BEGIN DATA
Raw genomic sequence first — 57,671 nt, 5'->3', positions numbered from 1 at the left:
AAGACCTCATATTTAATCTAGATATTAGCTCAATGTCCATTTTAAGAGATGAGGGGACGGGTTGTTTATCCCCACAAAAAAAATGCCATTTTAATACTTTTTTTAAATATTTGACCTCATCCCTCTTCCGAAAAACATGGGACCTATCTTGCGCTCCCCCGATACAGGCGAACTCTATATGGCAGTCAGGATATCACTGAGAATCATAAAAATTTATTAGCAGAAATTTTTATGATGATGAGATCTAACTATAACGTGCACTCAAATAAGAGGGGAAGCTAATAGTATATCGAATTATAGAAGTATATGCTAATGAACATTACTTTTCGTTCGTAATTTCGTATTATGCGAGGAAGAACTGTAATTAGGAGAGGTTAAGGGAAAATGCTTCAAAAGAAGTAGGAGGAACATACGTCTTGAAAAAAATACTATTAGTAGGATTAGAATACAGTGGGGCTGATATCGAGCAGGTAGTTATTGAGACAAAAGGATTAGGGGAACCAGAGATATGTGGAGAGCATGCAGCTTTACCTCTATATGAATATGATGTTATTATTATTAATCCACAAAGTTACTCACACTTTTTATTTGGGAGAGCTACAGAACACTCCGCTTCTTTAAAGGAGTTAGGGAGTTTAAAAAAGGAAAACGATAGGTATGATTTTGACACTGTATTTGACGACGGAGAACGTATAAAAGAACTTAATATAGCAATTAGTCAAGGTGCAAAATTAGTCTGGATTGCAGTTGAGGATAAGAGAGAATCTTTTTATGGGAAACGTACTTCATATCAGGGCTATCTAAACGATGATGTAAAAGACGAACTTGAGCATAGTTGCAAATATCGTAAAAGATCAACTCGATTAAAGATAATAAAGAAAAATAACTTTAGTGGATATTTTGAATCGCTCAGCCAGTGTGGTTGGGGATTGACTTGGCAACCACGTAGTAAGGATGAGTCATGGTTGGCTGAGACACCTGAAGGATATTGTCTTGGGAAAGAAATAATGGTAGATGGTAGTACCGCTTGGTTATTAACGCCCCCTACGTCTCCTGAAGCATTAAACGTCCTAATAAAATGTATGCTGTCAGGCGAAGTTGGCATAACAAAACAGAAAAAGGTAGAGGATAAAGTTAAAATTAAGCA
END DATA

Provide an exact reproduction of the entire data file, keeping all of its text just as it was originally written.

Raw genomic sequence first — 57,671 nt, 5'->3', positions numbered from 1 at the left:
AAGACCTCATATTTAATCTAGATATTAGCTCAATGTCCATTTTAAGAGATGAGGGGACGGGTTGTTTATCCCCACAAAAAAAATGCCATTTTAATACTTTTTTTAAATATTTGACCTCATCCCTCTTCCGAAAAACATGGGACCTATCTTGCGCTCCCCCGATACAGGCGAACTCTATATGGCAGTCAGGATATCACTGAGAATCATAAAAATTTATTAGCAGAAATTTTTATGATGATGAGATCTAACTATAACGTGCACTCAAATAAGAGGGGAAGCTAATAGTATATCGAATTATAGAAGTATATGCTAATGAACATTACTTTTCGTTCGTAATTTCGTATTATGCGAGGAAGAACTGTAATTAGGAGAGGTTAAGGGAAAATGCTTCAAAAGAAGTAGGAGGAACATACGTCTTGAAAAAAATACTATTAGTAGGATTAGAATACAGTGGGGCTGATATCGAGCAGGTAGTTATTGAGACAAAAGGATTAGGGGAACCAGAGATATGTGGAGAGCATGCAGCTTTACCTCTATATGAATATGATGTTATTATTATTAATCCACAAAGTTACTCACACTTTTTATTTGGGAGAGCTACAGAACACTCCGCTTCTTTAAAGGAGTTAGGGAGTTTAAAAAAGGAAAACGATAGGTATGATTTTGACACTGTATTTGACGACGGAGAACGTATAAAAGAACTTAATATAGCAATTAGTCAAGGTGCAAAATTAGTCTGGATTGCAGTTGAGGATAAGAGAGAATCTTTTTATGGGAAACGTACTTCATATCAGGGCTATCTAAACGATGATGTAAAAGACGAACTTGAGCATAGTTGCAAATATCGTAAAAGATCAACTCGATTAAAGATAATAAAGAAAAATAACTTTAGTGGATATTTTGAATCGCTCAGCCAGTGTGGTTGGGGATTGACTTGGCAACCACGTAGTAAGGATGAGTCATGGTTGGCTGAGACACCTGAAGGATATTGTCTTGGGAAAGAAATAATGGTAGATGGTAGTACCGCTTGGTTATTAACGCCCCCTACGTCTCCTGAAGCATTAAACGTCCTAATAAAATGTATGCTGTCAGGCGAAGTTGGCATAACAAAACAGAAAAAGGTAGAGGATAAAGTTAAAATTAAGCA